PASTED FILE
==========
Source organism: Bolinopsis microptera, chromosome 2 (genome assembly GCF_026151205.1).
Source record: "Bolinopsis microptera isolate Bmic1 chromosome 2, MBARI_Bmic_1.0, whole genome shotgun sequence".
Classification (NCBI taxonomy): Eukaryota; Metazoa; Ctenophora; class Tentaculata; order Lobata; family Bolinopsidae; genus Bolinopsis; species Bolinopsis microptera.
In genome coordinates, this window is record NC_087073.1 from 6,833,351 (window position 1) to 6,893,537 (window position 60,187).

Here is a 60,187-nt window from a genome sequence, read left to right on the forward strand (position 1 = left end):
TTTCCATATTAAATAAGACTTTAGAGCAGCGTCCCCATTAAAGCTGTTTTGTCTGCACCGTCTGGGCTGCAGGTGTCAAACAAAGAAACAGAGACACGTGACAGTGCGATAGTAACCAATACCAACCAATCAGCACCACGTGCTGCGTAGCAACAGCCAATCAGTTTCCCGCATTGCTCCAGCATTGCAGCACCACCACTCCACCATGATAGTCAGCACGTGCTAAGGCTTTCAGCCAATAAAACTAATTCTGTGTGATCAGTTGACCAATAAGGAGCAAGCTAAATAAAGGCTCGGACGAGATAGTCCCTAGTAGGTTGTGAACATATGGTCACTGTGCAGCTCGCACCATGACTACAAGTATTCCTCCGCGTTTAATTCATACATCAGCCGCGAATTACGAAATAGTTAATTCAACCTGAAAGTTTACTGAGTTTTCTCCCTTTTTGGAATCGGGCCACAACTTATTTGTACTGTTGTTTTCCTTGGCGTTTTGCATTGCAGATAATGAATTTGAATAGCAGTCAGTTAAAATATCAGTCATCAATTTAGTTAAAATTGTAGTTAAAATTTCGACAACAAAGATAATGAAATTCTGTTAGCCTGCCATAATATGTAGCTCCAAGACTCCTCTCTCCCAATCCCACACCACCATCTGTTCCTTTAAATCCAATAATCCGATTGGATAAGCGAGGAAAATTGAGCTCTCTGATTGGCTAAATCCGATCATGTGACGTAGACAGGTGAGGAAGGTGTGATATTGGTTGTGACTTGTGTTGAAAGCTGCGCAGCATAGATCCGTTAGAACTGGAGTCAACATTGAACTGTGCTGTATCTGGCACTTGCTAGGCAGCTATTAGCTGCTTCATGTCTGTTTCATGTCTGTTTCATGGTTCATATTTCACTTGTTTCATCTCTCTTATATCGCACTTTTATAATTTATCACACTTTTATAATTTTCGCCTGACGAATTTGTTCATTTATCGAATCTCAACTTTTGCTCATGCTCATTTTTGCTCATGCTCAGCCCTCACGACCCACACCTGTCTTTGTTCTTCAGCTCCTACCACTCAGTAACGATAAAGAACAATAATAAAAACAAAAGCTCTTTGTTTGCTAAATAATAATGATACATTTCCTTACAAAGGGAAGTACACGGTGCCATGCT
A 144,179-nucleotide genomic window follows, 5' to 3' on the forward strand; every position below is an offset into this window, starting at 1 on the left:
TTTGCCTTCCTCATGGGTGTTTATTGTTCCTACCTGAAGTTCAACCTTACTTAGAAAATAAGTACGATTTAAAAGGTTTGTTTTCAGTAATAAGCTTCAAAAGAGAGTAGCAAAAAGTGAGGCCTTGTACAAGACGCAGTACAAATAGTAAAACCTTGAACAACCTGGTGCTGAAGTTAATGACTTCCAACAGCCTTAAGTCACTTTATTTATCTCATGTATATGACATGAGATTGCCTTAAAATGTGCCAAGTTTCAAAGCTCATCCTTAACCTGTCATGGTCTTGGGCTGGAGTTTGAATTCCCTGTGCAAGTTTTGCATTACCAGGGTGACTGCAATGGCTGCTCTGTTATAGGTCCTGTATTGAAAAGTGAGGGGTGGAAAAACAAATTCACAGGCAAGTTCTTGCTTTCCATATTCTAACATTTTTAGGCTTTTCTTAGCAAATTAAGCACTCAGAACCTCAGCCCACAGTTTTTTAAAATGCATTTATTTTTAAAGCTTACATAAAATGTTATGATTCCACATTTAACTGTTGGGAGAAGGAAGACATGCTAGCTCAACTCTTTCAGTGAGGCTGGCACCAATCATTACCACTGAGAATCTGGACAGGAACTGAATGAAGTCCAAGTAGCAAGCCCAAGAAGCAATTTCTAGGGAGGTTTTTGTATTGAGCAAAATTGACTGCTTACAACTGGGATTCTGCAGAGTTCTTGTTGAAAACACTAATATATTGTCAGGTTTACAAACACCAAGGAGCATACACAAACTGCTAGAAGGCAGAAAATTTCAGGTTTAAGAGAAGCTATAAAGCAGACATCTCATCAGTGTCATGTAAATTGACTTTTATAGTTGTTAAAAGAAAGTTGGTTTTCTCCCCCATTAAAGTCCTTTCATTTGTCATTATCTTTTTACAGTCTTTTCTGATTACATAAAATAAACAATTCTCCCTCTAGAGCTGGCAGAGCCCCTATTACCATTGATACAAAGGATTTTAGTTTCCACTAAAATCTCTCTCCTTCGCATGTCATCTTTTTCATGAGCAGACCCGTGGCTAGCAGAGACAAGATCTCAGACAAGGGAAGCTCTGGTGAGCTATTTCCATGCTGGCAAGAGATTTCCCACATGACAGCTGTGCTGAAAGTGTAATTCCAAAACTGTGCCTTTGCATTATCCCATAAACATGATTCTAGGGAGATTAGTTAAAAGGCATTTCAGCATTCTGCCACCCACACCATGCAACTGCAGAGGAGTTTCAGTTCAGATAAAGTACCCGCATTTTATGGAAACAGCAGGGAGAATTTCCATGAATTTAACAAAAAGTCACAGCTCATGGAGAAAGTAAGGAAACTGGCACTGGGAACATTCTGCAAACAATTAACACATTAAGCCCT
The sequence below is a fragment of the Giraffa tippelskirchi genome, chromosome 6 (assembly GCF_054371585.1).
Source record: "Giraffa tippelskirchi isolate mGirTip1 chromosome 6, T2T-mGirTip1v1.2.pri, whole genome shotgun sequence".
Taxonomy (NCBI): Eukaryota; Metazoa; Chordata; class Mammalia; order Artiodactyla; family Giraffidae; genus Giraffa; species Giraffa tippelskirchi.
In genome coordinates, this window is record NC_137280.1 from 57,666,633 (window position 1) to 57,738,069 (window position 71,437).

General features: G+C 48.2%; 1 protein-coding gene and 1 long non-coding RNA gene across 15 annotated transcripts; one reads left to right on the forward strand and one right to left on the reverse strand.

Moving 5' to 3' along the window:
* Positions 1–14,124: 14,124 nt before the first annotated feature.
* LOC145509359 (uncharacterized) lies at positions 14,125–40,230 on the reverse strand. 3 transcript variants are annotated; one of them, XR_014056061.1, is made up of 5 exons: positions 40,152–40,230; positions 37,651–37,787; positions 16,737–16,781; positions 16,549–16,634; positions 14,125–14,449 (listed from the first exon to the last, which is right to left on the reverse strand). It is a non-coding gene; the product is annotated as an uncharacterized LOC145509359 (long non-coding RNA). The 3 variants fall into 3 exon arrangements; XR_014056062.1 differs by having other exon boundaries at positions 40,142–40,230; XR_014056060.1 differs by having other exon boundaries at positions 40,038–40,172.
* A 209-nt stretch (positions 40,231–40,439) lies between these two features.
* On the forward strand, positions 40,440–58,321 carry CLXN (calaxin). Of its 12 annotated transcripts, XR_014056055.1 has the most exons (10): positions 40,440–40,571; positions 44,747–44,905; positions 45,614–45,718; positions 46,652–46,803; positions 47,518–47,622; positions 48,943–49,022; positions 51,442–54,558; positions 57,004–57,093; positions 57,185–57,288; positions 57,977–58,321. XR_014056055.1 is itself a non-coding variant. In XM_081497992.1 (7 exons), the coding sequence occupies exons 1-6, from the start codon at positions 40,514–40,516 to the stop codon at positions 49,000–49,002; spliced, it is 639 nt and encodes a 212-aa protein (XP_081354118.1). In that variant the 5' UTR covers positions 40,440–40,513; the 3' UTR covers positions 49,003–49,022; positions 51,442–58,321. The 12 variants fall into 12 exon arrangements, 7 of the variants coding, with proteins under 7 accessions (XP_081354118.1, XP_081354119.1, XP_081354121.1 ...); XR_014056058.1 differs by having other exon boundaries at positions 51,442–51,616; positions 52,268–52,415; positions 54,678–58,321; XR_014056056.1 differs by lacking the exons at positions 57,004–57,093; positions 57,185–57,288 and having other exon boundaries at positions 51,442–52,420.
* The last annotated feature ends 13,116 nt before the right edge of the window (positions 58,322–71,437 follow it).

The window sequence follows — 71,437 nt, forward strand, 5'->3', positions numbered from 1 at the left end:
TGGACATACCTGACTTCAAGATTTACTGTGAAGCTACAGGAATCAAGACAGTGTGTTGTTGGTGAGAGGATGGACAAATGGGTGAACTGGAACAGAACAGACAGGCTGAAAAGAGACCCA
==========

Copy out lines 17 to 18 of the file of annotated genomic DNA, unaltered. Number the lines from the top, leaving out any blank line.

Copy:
* A 209-nt stretch (positions 40,231–40,439) lies between these two features.
* On the forward strand, positions 40,440–58,321 carry CLXN (calaxin). Of its 12 annotated transcripts, XR_014056055.1 has the most exons (10): positions 40,440–40,571; positions 44,747–44,905; positions 45,614–45,718; positions 46,652–46,803; positions 47,518–47,622; positions 48,943–49,022; positions 51,442–54,558; positions 57,004–57,093; positions 57,185–57,288; positions 57,977–58,321. XR_014056055.1 is itself a non-coding variant. In XM_081497992.1 (7 exons), the coding sequence occupies exons 1-6, from the start codon at positions 40,514–40,516 to the stop codon at positions 49,000–49,002; spliced, it is 639 nt and encodes a 212-aa protein (XP_081354118.1). In that variant the 5' UTR covers positions 40,440–40,513; the 3' UTR covers positions 49,003–49,022; positions 51,442–58,321. The 12 variants fall into 12 exon arrangements, 7 of the variants coding, with proteins under 7 accessions (XP_081354118.1, XP_081354119.1, XP_081354121.1 ...); XR_014056058.1 differs by having other exon boundaries at positions 51,442–51,616; positions 52,268–52,415; positions 54,678–58,321; XR_014056056.1 differs by lacking the exons at positions 57,004–57,093; positions 57,185–57,288 and having other exon boundaries at positions 51,442–52,420.